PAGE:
Fans are arguably the most important component to an effective ventilation design, and therefore require regular maintenance to keep them working at their full capacity for as long as possible. We’ve developed some guidelines to help keep performance up flock after flock.
Inspect the propeller
Check that it is secure on the shaft and there are no signs of damage.
Re-tighten the nuts and bolts on a quarterly basis according to the torque specifications for your fan.
Lubricate the pillow block bearings every three months with NLGI Type 2 Grease.
Motor – remove any dust accumulation from the motor using a brush or cloth, NOT a power washer. Check that the motor is secure on its mount.
Shutter – carefully clean dust from shutter vanes and frames so that it opens and closes freely.
Guard – Remove dust and dirt build up using a brush.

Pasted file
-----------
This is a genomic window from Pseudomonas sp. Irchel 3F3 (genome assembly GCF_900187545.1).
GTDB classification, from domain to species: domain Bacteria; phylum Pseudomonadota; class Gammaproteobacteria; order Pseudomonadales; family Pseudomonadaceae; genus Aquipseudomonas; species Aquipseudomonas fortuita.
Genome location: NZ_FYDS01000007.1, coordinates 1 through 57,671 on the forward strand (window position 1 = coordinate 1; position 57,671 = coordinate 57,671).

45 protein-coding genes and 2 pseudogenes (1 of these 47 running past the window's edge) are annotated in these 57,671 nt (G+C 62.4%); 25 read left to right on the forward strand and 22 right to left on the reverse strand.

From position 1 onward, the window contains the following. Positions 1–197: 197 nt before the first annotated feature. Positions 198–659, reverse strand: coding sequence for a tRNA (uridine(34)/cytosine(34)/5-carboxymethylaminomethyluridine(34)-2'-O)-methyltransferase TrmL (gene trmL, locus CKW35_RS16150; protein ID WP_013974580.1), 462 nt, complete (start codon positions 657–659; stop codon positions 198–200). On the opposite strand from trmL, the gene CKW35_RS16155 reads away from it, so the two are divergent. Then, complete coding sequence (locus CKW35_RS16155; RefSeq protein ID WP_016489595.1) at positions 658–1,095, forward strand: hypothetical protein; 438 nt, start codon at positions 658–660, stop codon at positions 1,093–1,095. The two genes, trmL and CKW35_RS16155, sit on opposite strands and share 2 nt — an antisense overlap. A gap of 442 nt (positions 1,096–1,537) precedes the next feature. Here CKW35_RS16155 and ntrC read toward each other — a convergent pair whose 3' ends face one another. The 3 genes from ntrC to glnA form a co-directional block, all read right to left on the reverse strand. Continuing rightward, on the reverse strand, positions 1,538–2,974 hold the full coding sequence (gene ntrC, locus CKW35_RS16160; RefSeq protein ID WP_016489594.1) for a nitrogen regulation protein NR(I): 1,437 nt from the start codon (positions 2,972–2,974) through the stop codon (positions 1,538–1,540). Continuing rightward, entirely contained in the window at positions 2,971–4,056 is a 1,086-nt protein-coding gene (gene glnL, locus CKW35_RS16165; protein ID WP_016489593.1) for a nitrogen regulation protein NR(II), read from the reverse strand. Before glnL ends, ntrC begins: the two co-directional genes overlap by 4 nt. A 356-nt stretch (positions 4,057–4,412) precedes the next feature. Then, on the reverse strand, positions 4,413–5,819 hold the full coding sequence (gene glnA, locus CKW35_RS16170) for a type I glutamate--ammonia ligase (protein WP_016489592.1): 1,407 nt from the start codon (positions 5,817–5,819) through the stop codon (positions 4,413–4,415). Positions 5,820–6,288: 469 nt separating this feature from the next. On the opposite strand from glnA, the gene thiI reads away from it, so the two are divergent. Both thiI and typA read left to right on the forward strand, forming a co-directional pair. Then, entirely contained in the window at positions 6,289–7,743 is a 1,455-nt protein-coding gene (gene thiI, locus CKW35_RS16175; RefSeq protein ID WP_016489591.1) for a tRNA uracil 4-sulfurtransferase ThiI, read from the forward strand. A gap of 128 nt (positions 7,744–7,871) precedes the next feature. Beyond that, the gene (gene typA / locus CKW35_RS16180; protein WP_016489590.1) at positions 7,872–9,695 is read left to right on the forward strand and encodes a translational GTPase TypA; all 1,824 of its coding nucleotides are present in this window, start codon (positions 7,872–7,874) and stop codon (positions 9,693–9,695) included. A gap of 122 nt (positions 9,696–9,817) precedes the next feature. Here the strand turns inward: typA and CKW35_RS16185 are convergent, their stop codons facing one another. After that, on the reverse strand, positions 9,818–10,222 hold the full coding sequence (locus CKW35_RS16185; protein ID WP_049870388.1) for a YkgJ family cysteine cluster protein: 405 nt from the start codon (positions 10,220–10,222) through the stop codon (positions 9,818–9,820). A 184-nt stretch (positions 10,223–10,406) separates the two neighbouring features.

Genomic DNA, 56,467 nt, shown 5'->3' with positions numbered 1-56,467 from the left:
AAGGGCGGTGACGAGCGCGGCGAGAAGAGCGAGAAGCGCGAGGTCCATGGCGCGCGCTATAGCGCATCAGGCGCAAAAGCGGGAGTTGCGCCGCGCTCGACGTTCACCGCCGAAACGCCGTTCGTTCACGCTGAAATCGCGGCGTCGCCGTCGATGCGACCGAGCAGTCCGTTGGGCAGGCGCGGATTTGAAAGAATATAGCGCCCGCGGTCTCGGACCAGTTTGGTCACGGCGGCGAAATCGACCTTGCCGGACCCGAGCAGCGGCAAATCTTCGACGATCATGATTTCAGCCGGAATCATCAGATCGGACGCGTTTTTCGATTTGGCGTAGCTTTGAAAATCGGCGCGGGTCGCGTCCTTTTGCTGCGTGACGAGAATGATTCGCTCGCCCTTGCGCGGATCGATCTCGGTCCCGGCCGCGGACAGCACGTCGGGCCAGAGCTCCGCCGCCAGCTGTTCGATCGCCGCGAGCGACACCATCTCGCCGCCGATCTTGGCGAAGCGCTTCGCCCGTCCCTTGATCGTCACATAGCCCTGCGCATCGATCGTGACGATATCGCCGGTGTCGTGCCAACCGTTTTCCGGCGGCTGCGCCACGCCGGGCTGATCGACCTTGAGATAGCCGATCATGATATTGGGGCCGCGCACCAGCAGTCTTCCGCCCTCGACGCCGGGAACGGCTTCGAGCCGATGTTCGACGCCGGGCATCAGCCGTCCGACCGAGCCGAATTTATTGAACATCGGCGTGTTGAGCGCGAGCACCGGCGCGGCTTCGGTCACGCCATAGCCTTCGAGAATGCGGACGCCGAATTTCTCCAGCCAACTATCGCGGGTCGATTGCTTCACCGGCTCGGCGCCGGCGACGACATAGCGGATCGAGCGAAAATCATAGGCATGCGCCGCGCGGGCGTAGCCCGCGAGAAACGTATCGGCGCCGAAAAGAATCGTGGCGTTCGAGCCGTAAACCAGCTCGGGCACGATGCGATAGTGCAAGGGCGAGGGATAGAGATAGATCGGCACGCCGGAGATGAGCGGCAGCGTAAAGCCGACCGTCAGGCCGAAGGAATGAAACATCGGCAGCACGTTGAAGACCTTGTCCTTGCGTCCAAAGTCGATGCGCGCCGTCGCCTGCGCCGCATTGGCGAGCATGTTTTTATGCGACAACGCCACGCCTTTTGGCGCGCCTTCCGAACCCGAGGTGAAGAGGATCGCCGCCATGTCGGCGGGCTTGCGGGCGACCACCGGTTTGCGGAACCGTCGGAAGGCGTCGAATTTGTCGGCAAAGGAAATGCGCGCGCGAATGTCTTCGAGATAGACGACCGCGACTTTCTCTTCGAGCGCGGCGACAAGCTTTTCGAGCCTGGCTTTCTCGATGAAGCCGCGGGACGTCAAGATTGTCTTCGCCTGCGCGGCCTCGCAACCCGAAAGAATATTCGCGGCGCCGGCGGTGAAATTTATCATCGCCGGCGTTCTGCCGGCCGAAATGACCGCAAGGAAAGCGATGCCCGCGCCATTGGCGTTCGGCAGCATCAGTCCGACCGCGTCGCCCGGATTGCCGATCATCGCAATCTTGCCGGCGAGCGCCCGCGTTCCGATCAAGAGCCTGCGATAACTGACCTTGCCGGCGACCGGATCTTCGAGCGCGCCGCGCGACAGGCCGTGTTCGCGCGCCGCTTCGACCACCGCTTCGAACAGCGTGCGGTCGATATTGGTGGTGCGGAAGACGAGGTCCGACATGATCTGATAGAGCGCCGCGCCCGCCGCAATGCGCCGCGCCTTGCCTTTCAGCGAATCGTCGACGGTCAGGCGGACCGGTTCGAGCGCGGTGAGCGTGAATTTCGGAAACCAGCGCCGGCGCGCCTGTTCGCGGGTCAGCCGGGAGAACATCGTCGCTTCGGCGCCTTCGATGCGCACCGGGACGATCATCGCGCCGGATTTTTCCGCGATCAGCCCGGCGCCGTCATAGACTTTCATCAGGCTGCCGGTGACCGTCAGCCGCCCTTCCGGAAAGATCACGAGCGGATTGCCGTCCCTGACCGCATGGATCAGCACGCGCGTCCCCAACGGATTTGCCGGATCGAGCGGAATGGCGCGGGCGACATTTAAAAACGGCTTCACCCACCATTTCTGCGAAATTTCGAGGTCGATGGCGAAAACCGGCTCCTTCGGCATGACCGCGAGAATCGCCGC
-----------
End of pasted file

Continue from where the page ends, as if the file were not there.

Housing – Remove dust and dirt accumulation with a pressure washer but be careful not to spray the motor directly.
If any portion of the fan is cleaned with a liquid, we recommend running the fan for 15 minutes or longer to fully dry the fan before leaving it sit idle for any length of time.
Worn or loose belts cause a reduction in blade RPM. If the belt rides below the outer diameter of the pulley, it should be replaced.
Check pulleys to see if they are worn or misaligned. Misaligned pulleys will shorten the belt life.
Do not roll the belt onto the pulleys since this can damage the polyester cords in the belt. Instead, use the auto-tensioner to loosen the belt.
Reinstall the belt by applying it first to the drive pulley and then on the large pulley.
The auto-tensioner should be set to 1.5 tick marks.
Dirty fans and shutters can result in up to 20% loss in air velocity. This significantly impacts the ventilation program and can have serious consequences in warmer weather.
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